|A sugar cane field in Mexico (Photo from Reuters)|
The deal continues a trend, the editorial says: "No industry has enjoyed as much protection under the North American Free Trade Agreement as sugar producers and refiners. . . . While most of the U.S. economy had to adapt to competition from Canada and Mexico starting in 1994, the U.S. market remained heavily protected from Mexican sugar until 2008. Even when the market opened, U.S. sugar interests refused to adapt and filed anti-dumping and countervailing duty suits against Mexican exports. In 2014 the Commerce Department ruled in their favor. Mexico could have fought that ruling at a NAFTA arbitration panel, but its sugar lobby also likes high prices. So instead it agreed to comply with a U.S.-stipulated minimum price and quota, and to restrict the amount of refined sugar it ships. In other words, both sides conspired to run a sugar cartel."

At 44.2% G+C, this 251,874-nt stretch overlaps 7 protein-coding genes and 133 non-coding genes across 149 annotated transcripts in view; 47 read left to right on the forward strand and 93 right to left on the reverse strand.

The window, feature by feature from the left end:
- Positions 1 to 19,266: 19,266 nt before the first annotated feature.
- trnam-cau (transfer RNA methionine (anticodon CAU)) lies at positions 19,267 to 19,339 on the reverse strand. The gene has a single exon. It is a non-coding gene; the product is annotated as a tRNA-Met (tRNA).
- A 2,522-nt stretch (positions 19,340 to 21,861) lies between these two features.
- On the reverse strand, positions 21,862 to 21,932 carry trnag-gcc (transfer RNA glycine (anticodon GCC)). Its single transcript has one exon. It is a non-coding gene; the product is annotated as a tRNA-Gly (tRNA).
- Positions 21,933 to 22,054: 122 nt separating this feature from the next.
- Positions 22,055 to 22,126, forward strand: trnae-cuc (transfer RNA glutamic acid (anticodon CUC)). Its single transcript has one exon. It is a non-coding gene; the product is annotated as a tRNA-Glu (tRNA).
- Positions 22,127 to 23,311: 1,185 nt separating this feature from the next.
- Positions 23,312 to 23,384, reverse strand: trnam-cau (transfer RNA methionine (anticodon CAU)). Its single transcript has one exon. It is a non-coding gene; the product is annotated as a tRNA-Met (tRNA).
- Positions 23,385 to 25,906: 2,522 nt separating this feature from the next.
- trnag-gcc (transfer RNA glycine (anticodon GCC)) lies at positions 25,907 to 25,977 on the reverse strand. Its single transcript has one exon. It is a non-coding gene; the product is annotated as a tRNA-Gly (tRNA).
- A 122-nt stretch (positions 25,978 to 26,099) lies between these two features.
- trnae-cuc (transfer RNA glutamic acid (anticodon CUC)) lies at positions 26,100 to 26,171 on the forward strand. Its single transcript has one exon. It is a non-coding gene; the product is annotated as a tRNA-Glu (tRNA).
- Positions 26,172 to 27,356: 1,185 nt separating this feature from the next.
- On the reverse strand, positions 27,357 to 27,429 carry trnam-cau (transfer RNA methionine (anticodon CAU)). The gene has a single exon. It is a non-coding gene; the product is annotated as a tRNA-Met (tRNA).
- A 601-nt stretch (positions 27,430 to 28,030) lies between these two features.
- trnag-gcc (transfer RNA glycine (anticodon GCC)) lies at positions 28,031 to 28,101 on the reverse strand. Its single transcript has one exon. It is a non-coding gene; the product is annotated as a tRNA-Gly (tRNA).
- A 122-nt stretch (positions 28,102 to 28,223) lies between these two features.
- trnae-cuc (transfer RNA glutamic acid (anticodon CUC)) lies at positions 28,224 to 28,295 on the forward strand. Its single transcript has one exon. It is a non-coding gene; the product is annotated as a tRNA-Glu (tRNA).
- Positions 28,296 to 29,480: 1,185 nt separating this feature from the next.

The latest deal is an attempt to keep it going, the editorial says: "In March Mexico voluntarily suspended permits for exporting sugar to the U.S. as a precaution against the possibility that the U.S. would cancel the 2014 agreement and impose tariffs. Last week’s deal is an attempt to avoid those new duties in exchange for further limits on Mexican sugar exports to the U.S. The new minimum price for raw sugar will be 23 cents per pound, up from 22.5 cents. The world market price is about 14 cents. Refined sugar will now be set at 28 cents per pound, up from 26 cents. Mexico sugar exports to the U.S. will now be 70 percent raw and 30 percent refined, up from 53 percent raw and 47 percent refined."
The editorial concludes, "If this is a glimpse into Team Trump’s trade policy, it isn’t pretty. The deal suggests the strategy is to use government power to enforce cartels that protect politically powerful producers, and Mexico’s decision to roll over may encourage White House protectionists to ask for more. So much for the little guy."